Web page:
>>> would
>> avoid
>>> protracted land warfare. He proposed that we isolate the major
>>> of Haiphong through naval mining, blockade the rest of the North
>>> Vietnamese coastline, and simultaneously start bombing Hanoi with
>>> General Wheeler then asked Admiral McDonald to describe how the
>>> and
>> Air
>>> Force would combine forces to mine the waters off Haiphong and
>>> establish a naval blockade. When Admiral McDonald finished,
>>> McConnell added that speed of execution would be essential, and
>>> we would have to make the North Vietnamese believe that we would
>>> increase the level of
>> punishment
>>> if they did not sue for peace.
>>> Normally, time dims our memories - but it hasn’t dimmed this one.
>>> My
>> memory
>>> of Lyndon Johnson on that day remains crystal clear. While General
>> Wheeler,
>>> Admiral McDonald, and General McConnell spoke, he seemed to be
>>> listening closely, communicating only with an occasional nod. When

>>> General
>> McConnell
>>> finished, General Wheeler asked the President if he had any
>>> Johnson waited a moment or so, then turned to Generals Johnson and
>>> Greene, who had remained silent during the briefing, and asked, Do
>>> you fully support these ideas? He followed with the thought that
>>> it was they who were providing the ground troops, in effect
>>> acknowledging that the Army
>> and
>>> the Marines were the services that had most to gain or lose as a
>>> result of this discussion. Both generals indicated their agreement

>>> with the
>> proposal.
>>> Seemingly deep in thought, President Johnson turned his back on
>>> for a minute or so, then suddenly discarding the calm, patient
>>> demeanor he had maintained throughout the meeting, whirled to face
>>> them and exploded.
>>> I almost dropped the map. He screamed obscenities, he cursed them
>>> personally, he ridiculed them for coming to his office with their
>> military
>>> advice. Noting that it was he who was carrying the weight of the
>>> free world on his shoulders, he called them filthy names-shitheads,

>>> dumb shits, pompous assholes-and used the F-word as an adjective
>>> more freely than a Marine in boot camp would use it. He then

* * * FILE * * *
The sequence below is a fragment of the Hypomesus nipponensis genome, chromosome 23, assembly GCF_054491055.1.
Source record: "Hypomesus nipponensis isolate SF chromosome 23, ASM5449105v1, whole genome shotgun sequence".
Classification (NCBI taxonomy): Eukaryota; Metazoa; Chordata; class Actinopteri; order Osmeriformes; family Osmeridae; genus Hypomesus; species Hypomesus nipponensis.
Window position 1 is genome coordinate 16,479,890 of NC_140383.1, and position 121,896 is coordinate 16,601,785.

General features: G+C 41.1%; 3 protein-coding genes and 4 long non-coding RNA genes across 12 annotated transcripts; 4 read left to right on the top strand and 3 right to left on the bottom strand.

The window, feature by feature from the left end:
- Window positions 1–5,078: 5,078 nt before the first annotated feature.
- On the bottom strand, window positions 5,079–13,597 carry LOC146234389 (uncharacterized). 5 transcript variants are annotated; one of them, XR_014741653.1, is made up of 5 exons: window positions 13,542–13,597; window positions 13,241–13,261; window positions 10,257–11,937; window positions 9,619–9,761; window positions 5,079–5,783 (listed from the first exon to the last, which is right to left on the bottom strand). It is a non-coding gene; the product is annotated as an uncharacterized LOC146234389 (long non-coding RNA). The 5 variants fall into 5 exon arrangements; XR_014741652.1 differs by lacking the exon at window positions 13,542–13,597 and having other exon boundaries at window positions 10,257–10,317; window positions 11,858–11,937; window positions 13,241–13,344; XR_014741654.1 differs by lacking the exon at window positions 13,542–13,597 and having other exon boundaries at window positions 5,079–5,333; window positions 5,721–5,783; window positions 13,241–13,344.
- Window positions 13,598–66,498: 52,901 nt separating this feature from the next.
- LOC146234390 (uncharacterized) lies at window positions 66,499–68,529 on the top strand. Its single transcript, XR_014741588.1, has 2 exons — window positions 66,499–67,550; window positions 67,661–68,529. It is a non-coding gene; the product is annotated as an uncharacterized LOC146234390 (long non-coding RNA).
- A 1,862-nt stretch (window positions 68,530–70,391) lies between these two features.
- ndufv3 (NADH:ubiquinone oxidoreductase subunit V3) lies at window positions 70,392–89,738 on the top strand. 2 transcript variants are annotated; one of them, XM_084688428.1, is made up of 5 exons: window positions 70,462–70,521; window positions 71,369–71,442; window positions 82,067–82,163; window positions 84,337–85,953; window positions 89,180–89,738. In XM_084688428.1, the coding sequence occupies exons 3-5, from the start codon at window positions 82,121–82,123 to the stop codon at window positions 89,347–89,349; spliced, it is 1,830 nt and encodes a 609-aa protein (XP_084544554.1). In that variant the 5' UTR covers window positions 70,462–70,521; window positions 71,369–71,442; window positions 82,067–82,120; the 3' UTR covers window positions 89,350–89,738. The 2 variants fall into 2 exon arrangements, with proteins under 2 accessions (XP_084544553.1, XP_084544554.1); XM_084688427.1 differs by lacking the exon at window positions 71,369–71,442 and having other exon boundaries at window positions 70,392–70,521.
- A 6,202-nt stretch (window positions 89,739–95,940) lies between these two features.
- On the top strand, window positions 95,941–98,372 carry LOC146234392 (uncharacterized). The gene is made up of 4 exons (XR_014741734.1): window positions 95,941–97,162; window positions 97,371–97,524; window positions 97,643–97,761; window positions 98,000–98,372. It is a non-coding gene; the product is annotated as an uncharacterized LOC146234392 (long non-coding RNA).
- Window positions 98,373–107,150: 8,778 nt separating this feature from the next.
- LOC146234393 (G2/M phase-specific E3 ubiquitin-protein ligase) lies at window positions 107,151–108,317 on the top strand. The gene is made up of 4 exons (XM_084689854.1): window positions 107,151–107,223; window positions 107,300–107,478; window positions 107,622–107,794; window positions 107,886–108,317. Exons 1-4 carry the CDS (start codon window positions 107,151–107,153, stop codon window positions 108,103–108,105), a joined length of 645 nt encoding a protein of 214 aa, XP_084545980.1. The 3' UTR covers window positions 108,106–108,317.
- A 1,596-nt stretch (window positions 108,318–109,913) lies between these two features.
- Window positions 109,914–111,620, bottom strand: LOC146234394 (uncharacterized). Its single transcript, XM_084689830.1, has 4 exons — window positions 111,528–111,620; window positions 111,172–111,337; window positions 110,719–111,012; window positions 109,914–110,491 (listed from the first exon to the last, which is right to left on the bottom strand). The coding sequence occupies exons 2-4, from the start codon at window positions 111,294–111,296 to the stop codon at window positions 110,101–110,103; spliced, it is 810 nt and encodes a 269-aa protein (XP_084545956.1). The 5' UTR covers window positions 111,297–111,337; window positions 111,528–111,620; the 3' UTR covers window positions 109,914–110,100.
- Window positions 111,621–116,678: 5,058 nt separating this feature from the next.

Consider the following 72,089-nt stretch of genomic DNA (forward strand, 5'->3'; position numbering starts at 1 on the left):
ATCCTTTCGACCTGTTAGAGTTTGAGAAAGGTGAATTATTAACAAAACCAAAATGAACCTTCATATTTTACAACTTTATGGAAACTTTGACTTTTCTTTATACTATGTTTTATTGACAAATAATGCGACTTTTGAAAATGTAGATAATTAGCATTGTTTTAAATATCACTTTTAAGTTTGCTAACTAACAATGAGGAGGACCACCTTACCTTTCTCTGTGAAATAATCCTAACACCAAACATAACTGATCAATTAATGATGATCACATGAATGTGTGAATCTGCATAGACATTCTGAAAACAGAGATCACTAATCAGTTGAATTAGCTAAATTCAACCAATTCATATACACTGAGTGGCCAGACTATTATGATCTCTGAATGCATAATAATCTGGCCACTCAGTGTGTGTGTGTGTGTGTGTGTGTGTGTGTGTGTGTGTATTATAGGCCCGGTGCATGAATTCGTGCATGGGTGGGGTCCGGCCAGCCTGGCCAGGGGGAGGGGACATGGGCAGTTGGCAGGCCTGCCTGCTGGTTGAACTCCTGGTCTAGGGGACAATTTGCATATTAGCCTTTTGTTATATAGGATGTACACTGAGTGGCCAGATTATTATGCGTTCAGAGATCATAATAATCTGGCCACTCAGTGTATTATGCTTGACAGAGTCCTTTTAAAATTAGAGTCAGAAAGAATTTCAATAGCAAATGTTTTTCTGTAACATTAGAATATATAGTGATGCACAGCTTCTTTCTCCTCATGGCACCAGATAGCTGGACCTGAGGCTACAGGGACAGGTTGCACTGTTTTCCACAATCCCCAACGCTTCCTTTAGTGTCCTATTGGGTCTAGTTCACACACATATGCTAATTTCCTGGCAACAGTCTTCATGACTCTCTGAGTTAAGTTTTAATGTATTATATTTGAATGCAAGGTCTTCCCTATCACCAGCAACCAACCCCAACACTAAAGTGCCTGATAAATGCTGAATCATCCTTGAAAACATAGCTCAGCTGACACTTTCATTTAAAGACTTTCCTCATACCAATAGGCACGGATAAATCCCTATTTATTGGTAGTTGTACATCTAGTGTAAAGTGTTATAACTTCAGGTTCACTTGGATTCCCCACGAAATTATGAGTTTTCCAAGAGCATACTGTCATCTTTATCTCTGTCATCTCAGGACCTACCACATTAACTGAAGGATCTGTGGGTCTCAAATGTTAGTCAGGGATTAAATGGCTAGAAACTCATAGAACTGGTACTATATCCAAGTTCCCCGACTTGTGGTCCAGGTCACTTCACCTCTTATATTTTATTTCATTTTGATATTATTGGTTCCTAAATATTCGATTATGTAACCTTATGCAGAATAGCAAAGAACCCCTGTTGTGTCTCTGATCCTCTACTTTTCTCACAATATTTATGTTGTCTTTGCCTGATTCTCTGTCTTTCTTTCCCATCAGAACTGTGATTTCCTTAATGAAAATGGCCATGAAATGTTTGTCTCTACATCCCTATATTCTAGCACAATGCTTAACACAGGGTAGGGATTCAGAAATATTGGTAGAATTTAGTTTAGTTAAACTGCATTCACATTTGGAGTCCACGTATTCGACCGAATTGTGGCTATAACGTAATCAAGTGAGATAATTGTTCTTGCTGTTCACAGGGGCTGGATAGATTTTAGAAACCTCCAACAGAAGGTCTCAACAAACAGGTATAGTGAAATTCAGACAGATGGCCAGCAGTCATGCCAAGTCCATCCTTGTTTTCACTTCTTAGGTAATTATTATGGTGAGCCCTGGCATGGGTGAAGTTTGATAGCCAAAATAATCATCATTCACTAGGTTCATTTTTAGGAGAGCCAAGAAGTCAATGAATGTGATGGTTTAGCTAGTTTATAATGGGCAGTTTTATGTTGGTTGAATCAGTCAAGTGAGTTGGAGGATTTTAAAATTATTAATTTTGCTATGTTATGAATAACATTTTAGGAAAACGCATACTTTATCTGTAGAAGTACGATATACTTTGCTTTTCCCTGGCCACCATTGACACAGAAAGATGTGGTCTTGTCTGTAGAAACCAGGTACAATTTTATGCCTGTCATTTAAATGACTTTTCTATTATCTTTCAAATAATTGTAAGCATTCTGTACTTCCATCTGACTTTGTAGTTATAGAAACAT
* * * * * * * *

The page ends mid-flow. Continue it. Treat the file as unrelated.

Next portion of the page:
>>> accused them of trying to pass the buck for World War III to him.
>>> It was unnerving, degrading.
>>> After the tantrum, he resumed the calm, relaxed manner he had
>>> displayed earlier and again folded his arms. It was as though he
>>> had punished them, cowed them, and would now control them. Using
>>> soft-spoken profanities, he said something to the effect that they
>>> all knew now that he did not care about their military advice.
>>> After disparaging their abilities, he added that he did expect
>>> help.
>>> He suggested that each one of them change places with him and
>>> that five incompetents had just made these military
>>> recommendations. He told them that he was going to let them go
>>> through what he had to go through
>> when
>>> idiots gave him stupid advice, adding that he had the whole damn
>>> world to worry about, and it was time to see what kind of guts you
>>> have. He paused, as if to let it sink in. The silence was like a
>>> palpable solid,
>> the
>>> tension like that in a drumhead. After thirty or forty seconds of
>>> this,
>> he
>>> turned to General Wheeler and demanded that Wheeler say what he
>>> would do
>> if
>>> he were the President of the United States.
>>> General Wheeler took a deep breath before answering. He was not an

>>> easy
>> man
>>> to shake: his calm response set the tone for the others. He had
>>> known coming in, as had the others, that Lyndon Johnson was an
>>> exceptionally strong personality, and a venal and vindictive man as

>>> well. He had known that the stakes were high, and now realized
>>> McNamara had prepared Johnson carefully for this meeting, which had

>>> been a charade.
>>> Looking President Johnson squarely in the eye, General Wheeler told